VDJ weakness: the sound quality with the internal mixer (but in club many people scream and drunk, so i don’t think they will do any difference), the sound quality of the basic effect but with the pluggin it’s good, timecode not as stable as traktor

    after everyone do like he want but is not because you use one software you will be better than another, use the software you need for your set lot of effect (another than analog mixer like DJM,XONE,…) use traktor. For time code use traktor because it will give you more possibility the serato and less expensive with the same quality in timecode mode.

    it’s the same in any artistic thing some people have paintshop, photoshop,…, but they will never do a better think then Dali or Picasso and they had only pen. The important is your creativity

  • Aronika

    My favourite setup is Traktor Pro in sync with Ableton Live.

    • Yello

      Ableton Live in sync with CDjs is also very cool……just +/- 0.8% on the CDJ (10x pitch) to change the BPM by one and you will never run into any trouble

  • Anonymous

    All the software’s mentioned in the article are as good as the person using it. We need to stop this whole Coke vs. Pepsi mentality and focus on what works.

    Ableton is good for on the spot inspiration,(Great for Remixing)

    Traktor works really good with Dance Music (Techno, House, Progressive) because of the SYNC button.

    Serato is for DJ’s who have experience with actual vinyl records.

    Virtual DJ has video, and vst support, and has 4 decks

    Torq 2.0 has elastic audio (Pro-Tools), VST Support, Sampler, Rewire, MIDI

    My point is there is something for everyone.

  • wikkid1

    im actually a bit surprised that VDJ is in this comparison and Deckadance isnt. ive used both pretty extensively and havent had any stability issues with either. i really enjoyed playing with VDJ but for some reason i didnt like the way it sounds, like no matter how carefully i beat matched my tracks it always sounded like there are 2 separate beats playing, like they would almost never actually blend into one whole. and of course VDJ is somewhat weak in the effects section. personally i would be using VDJ regularly if i could get it to sound the way TPro does, which brings me to Deckadance…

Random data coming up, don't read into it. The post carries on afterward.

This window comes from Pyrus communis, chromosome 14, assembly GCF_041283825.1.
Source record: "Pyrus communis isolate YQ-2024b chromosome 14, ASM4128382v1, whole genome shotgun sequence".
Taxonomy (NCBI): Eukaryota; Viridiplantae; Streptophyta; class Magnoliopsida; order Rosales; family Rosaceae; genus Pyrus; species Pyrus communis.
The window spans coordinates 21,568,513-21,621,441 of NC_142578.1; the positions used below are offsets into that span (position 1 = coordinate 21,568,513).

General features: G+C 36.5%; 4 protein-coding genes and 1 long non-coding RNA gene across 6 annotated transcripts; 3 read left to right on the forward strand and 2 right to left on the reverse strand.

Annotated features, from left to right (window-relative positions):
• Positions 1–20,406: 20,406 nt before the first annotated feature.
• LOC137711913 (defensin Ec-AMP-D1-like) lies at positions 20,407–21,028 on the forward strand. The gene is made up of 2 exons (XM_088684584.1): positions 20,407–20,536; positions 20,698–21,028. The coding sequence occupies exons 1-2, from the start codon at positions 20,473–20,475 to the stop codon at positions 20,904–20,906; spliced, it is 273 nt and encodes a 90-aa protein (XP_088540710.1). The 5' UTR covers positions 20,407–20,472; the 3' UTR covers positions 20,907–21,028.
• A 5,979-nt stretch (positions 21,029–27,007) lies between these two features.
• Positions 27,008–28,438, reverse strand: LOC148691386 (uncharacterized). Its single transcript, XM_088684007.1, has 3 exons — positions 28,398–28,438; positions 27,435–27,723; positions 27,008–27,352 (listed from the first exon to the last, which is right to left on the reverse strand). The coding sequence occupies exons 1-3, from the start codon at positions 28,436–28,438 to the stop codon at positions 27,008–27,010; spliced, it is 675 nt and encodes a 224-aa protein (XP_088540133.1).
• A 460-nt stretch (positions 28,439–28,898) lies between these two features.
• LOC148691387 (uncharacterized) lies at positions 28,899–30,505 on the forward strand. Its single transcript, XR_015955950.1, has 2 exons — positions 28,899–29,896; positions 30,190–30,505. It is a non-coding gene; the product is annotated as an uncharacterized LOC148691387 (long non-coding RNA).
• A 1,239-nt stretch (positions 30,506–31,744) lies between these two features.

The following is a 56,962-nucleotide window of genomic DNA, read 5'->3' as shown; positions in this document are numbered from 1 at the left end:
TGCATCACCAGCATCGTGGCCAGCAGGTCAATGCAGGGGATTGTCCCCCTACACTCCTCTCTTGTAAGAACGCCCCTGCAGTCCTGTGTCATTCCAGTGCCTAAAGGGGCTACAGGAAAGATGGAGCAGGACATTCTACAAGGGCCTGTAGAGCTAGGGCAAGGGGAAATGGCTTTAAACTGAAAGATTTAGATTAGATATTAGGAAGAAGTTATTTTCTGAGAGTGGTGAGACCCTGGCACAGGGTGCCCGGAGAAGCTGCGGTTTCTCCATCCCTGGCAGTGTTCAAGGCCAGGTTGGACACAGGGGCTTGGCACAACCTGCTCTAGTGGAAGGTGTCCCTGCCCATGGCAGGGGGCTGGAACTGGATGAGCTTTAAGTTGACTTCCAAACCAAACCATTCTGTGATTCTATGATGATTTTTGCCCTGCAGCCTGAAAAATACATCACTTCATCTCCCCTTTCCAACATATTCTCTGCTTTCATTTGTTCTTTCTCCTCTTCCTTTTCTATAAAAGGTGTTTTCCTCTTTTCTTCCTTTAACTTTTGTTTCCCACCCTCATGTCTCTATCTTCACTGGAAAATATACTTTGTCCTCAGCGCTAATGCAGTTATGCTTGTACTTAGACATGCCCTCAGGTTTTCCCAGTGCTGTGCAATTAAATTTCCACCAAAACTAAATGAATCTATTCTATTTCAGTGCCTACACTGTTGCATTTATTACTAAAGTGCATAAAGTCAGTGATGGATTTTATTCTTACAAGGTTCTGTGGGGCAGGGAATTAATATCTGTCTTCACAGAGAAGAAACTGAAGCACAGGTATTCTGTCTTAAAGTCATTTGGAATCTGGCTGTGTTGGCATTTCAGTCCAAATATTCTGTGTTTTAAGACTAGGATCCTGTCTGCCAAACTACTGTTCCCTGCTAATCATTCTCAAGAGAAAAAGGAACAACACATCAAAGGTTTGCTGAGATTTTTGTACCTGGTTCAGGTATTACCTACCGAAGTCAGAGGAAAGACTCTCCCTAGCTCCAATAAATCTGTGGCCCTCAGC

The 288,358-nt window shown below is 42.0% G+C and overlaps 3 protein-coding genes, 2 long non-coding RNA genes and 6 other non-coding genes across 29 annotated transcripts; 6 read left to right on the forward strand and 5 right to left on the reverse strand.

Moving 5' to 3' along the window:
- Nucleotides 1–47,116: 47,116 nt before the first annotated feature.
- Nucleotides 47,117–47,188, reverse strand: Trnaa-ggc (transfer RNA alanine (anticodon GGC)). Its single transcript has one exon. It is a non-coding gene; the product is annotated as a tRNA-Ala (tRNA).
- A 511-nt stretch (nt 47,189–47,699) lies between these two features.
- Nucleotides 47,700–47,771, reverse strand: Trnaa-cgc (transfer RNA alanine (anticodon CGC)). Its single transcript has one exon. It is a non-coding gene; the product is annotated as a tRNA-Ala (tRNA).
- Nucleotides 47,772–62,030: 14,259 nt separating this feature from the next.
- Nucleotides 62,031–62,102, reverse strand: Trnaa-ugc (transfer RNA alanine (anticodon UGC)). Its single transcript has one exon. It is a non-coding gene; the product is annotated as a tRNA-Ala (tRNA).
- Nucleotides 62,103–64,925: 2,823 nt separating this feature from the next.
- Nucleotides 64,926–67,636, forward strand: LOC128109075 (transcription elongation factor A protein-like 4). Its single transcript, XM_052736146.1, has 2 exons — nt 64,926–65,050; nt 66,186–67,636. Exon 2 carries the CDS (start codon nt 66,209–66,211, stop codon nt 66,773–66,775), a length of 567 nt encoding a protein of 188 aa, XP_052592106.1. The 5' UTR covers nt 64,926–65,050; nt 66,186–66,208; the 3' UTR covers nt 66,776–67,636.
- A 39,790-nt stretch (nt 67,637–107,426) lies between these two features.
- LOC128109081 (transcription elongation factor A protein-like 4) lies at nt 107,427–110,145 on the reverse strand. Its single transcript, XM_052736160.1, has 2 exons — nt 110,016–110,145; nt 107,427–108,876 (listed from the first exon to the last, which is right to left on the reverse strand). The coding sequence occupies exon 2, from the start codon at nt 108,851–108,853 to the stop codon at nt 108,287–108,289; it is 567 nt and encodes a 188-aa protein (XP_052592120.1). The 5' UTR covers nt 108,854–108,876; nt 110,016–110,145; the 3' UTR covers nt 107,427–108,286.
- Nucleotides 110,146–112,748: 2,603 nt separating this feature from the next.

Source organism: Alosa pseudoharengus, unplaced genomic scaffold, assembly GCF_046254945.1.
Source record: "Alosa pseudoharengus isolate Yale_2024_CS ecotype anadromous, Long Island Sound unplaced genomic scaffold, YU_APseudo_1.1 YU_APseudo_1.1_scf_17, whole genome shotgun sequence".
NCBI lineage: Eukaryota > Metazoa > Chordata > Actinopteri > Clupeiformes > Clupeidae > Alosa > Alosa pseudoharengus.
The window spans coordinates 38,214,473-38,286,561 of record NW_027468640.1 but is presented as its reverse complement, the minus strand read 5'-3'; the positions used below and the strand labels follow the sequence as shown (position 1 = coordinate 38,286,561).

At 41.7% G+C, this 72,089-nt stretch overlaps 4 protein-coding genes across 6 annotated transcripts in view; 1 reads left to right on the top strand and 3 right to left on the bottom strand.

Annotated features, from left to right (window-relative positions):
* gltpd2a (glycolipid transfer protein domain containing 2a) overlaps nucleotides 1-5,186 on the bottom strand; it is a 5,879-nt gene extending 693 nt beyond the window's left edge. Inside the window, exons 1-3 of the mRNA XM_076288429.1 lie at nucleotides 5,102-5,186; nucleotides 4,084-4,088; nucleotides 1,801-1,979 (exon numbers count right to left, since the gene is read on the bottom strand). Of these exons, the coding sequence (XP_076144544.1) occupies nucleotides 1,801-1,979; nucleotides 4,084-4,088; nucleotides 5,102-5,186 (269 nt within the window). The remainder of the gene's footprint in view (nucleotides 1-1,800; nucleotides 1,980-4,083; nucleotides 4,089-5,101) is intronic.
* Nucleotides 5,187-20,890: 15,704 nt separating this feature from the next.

great piece of software, for me it combined the sound of TPro and the visual aspects of VDJ that i like, so lately im primarily using DDance. its not without faults of course. messing around with dubstep i noticed that there was no quick way to either *2 or /2 the track bpm, which is easily done on Traktor cuz it has buttons dedicated to do just that.

    basically id say everybody should try as many of these programs as possible, if your friends are using something other then what youre using, ask them to let you mess around for a bit to see how it works. in the end all of these comparison articles are mostly useless, none of them list ALL dis/advantages of the various softwares. and what is irrelevant to me may be a deal breaker for the next guy. so you gotta decide for yourself, get demos if you cant get access to full versions, just remember that a lot of the time demo versions will lack some essential functions, so it may be hard to judge. so yeah, go out there, test everything you can get your hands on, find out what works for you, have fun playing!

  • AJSA

    It all depends on what u wanna play with… I love torq as well.. but sticker drift on 1.5.2 kept me away.. I love traktor.. but programing and midi gives me a headache sometimes.. though it sounds incredible.. serato well I fell in love on the simplicity.. and how good it sounds too with the sl3.. I love serato.. though I ain’t a fan boy.. hahaha.. well a little.. free updates << yes sir.. can't wait for torq but right now.. I'm looking to see what to sell.. serato is my number one choice for gigs… but I do wanna sell torq or traktor.. just waiting to see the updates.. and make my decision.. great article.. can't wait for that review on torq 2.0.. how bout a review on powered speakers.. mackie thumps, qsc and jbl.. I'm looking for a portable solution cuz I got tired of lifting my b-52's.. hahaha